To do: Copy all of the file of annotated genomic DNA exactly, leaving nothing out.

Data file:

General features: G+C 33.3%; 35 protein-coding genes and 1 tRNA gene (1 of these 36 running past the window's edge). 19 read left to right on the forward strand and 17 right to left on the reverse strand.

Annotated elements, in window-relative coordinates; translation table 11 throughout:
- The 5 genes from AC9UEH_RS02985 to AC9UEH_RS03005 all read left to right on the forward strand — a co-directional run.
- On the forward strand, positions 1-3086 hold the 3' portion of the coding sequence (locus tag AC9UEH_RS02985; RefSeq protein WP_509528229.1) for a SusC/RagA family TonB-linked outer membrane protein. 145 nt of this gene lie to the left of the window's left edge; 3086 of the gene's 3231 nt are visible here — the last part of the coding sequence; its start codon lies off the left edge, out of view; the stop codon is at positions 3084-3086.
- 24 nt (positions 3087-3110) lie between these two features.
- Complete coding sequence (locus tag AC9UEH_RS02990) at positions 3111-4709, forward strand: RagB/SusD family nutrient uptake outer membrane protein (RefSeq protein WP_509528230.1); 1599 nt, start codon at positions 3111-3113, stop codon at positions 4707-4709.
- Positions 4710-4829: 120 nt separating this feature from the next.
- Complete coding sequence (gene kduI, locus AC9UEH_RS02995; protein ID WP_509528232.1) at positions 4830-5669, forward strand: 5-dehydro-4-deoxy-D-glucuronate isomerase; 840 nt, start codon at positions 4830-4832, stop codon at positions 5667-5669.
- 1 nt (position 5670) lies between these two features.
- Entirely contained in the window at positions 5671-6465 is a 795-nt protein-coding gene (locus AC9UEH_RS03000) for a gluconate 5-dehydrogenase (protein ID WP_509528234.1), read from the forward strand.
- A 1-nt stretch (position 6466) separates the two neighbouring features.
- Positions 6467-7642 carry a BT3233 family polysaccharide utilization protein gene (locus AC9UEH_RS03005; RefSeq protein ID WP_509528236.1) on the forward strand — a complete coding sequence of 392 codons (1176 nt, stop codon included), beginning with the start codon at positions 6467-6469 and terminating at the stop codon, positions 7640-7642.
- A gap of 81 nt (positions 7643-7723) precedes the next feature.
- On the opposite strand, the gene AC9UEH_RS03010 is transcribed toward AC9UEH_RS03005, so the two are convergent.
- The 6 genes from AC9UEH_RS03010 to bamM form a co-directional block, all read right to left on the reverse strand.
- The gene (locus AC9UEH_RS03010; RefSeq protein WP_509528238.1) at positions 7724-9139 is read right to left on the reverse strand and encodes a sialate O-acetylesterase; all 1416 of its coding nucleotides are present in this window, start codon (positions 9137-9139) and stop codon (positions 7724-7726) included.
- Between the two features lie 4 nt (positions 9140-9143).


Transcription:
General features: G+C 33.3%; 35 protein-coding genes and 1 tRNA gene (1 of these 36 running past the window's edge). 19 read left to right on the forward strand and 17 right to left on the reverse strand.

Annotated elements, in window-relative coordinates; translation table 11 throughout:
- The 5 genes from AC9UEH_RS02985 to AC9UEH_RS03005 all read left to right on the forward strand — a co-directional run.
- On the forward strand, positions 1-3086 hold the 3' portion of the coding sequence (locus tag AC9UEH_RS02985; RefSeq protein WP_509528229.1) for a SusC/RagA family TonB-linked outer membrane protein. 145 nt of this gene lie to the left of the window's left edge; 3086 of the gene's 3231 nt are visible here — the last part of the coding sequence; its start codon lies off the left edge, out of view; the stop codon is at positions 3084-3086.
- 24 nt (positions 3087-3110) lie between these two features.
- Complete coding sequence (locus tag AC9UEH_RS02990) at positions 3111-4709, forward strand: RagB/SusD family nutrient uptake outer membrane protein (RefSeq protein WP_509528230.1); 1599 nt, start codon at positions 3111-3113, stop codon at positions 4707-4709.
- Positions 4710-4829: 120 nt separating this feature from the next.
- Complete coding sequence (gene kduI, locus AC9UEH_RS02995; protein ID WP_509528232.1) at positions 4830-5669, forward strand: 5-dehydro-4-deoxy-D-glucuronate isomerase; 840 nt, start codon at positions 4830-4832, stop codon at positions 5667-5669.
- 1 nt (position 5670) lies between these two features.
- Entirely contained in the window at positions 5671-6465 is a 795-nt protein-coding gene (locus AC9UEH_RS03000) for a gluconate 5-dehydrogenase (protein ID WP_509528234.1), read from the forward strand.
- A 1-nt stretch (position 6466) separates the two neighbouring features.
- Positions 6467-7642 carry a BT3233 family polysaccharide utilization protein gene (locus AC9UEH_RS03005; RefSeq protein ID WP_509528236.1) on the forward strand — a complete coding sequence of 392 codons (1176 nt, stop codon included), beginning with the start codon at positions 6467-6469 and terminating at the stop codon, positions 7640-7642.
- A gap of 81 nt (positions 7643-7723) precedes the next feature.
- On the opposite strand, the gene AC9UEH_RS03010 is transcribed toward AC9UEH_RS03005, so the two are convergent.
- The 6 genes from AC9UEH_RS03010 to bamM form a co-directional block, all read right to left on the reverse strand.
- The gene (locus AC9UEH_RS03010; RefSeq protein WP_509528238.1) at positions 7724-9139 is read right to left on the reverse strand and encodes a sialate O-acetylesterase; all 1416 of its coding nucleotides are present in this window, start codon (positions 9137-9139) and stop codon (positions 7724-7726) included.
- Between the two features lie 4 nt (positions 9140-9143).